First Breath: Neonatal Resuscitation in Developing Countries
In developing countries, neonatal death from birth asphyxia is a major problem. This study will be conducted in several countries to determine if the combined Neonatal Resuscitation Program/Essential Newborn Care Program compared to the new World Health Organization (WHO) basic perinatal care education of health care providers (Essential Newborn Care Program) results in reduced mortality due to perinatal asphyxia.
|Study Design:||Allocation: Randomized
Endpoint Classification: Efficacy Study
Intervention Model: Parallel Assignment
Masking: Open Label
Primary Purpose: Diagnostic
|Official Title:||FIRST BREATH: Neonatal Resuscitation in Developing Countries|
- Neonatal mortality at 7 days
- Neonatal mortality due to perinatal asphyxia
- Hypoxic ischemic encephalopathy
- Need for advanced resuscitation
- Apgar score at 5 minutes
- Perinatal mortality at 7 days
- Stillbirth or neonatal mortality
- Stillbirth and/or neonatal mortality at 28 days
|Study Start Date:||March 2005|
|Study Completion Date:||June 2008|
|Primary Completion Date:||June 2008 (Final data collection date for primary outcome measure)|
Birth asphyxia (defined as "failure to initiate and sustain breathing at birth") has been identified by the WHO as the most frequent cause of early deaths worldwide, accounting for about 20% of neonatal mortality. Although prompt resuscitation after birth can prevent many of the deaths and reduce disabilities in survivors from birth asphyxia, the WHO has concluded that resuscitation is often not initiated or the methods used are inadequate or wrong. The Neonatal Resuscitation Program (NRP) has been universally accepted in the developed world but has had limited dissemination in many developing countries. The primary hypothesis of this randomized controlled trial is that implementation of the combined Neonatal Resuscitation Program/WHO Essential Newborn Care (ENC) Program, compared to basic neonatal care education of health care providers (ENC only) will result in reduced neonatal 7 day mortality.
The study design will include education and training of personnel at the community level and implementation of an NRP intervention to assure validity, accuracy, and precision of the estimate of the treatment effects. The primary hypothesis is that implementation of the NRP educational programs will result in a decrease in neonatal mortality. The primary outcome will be a decrease in all cause early (7 day) neonatal mortality, mortality due to any cause, in the NRP trained communities when compared to the non-NRP trained communities. Secondary outcomes will include early (7 day) neonatal mortality associated with perinatal asphyxia, mortality or hypoxic ischemic encephalopathy (HIE) at 7 days, need for advanced resuscitation, and Apgar scores at 5 minutes as well as providers' self-efficacy, knowledge, competence, and performance in neonatal resuscitation.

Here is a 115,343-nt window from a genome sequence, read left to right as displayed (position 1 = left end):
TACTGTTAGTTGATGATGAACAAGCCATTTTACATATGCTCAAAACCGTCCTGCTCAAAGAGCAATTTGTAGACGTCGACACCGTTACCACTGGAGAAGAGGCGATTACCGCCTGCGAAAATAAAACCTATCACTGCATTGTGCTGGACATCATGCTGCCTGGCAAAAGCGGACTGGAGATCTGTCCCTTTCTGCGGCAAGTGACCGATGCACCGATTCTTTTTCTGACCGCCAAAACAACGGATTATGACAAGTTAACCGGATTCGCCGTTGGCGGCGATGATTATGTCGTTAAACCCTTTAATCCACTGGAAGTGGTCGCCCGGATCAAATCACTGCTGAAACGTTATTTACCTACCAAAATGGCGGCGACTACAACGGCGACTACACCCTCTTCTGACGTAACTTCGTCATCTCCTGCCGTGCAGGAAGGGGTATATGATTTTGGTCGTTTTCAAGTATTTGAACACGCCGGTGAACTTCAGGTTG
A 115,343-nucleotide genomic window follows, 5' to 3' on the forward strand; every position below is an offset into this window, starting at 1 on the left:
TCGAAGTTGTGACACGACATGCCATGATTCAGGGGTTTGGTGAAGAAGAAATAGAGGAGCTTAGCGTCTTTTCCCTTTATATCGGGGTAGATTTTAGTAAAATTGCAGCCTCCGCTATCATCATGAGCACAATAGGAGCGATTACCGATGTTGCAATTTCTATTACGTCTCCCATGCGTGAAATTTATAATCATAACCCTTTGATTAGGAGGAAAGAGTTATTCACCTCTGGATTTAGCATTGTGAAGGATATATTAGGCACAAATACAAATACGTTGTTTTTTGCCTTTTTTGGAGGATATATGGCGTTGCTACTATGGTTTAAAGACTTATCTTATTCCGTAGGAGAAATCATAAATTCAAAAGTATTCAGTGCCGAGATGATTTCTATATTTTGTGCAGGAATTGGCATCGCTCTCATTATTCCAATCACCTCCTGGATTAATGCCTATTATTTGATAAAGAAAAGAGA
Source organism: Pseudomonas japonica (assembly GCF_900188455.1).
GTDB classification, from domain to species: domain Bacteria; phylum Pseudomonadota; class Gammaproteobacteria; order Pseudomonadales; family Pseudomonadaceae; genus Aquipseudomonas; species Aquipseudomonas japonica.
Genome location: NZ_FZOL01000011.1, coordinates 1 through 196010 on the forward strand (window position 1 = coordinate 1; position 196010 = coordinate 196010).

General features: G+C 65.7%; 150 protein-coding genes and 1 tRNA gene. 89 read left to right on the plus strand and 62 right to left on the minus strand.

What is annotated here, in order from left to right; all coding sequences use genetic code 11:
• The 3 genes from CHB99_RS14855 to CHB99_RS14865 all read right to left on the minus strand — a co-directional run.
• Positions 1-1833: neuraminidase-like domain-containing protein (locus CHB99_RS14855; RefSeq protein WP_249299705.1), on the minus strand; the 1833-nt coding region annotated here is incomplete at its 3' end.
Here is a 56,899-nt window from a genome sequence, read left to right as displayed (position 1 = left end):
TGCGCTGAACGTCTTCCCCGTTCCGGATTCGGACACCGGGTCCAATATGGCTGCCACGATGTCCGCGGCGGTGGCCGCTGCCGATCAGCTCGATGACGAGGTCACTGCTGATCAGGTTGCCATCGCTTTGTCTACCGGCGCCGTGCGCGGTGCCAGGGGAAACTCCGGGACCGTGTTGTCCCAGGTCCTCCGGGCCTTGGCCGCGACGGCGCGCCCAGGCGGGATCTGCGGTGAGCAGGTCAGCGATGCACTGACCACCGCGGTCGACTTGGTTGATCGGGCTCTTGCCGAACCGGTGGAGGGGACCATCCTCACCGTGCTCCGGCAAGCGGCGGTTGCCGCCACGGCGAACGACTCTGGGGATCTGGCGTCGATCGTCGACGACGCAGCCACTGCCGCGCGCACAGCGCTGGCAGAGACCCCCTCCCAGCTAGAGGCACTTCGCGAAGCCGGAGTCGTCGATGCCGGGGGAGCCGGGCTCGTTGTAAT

This cluster randomized trial will be performed in communities of the Global Network (GN) sites. One half of the communities will be randomized to Early Training and Intervention with NRP; the other half will be randomized to Late Training and Intervention. Data collection will be obtained at baseline for both groups in order to establish baseline data including neonatal mortality and asphyxia. Following the baseline data collection period, training of the health care providers with the WHO Integrated Management of Pregnancy and Childbirth: Pregnancy, Postpartum, and Newborn Care Guide for Essential Practice (2003): Essential Newborn Care Program (ENC) will be performed using a train-the-trainer system. Following this training, communities will be randomized to Early or Late Training and Intervention with ENC. Initially, the Early Training and Intervention sites will have a program of train-the-trainers in NRP. Following a 12-month period of intervention (NRP vs. control), the providers of the Late Training and Intervention sites will have training in NRP.
Based on the early (first 7 days after birth) neonatal mortality data collected in preparation for this protocol, we estimate that there are 25 neonatal deaths/1000 live births. The trial is designed to identify a relative risk reduction of at least 20% (absolute risk reduction of 5% or 5/1000 live births, from 25/1000 to 20/1000 live births) in the treatment group as compared to the control group. The sample size necessary for the 20% relative risk reduction will be at least 32 communities with an average number of births of >500 per year; however, we plan to randomize at least 40 communities to account for potential drop-out. The proposed enrollment period for the randomized intervention will last one year.
|Buenos Aires, Argentina|
|Guatemala City, Guatemala|
|Bhubaneswar, Orissa, India|
|Principal Investigator:||Waldemar Carlo, MD||University of Alabama at Birmingham|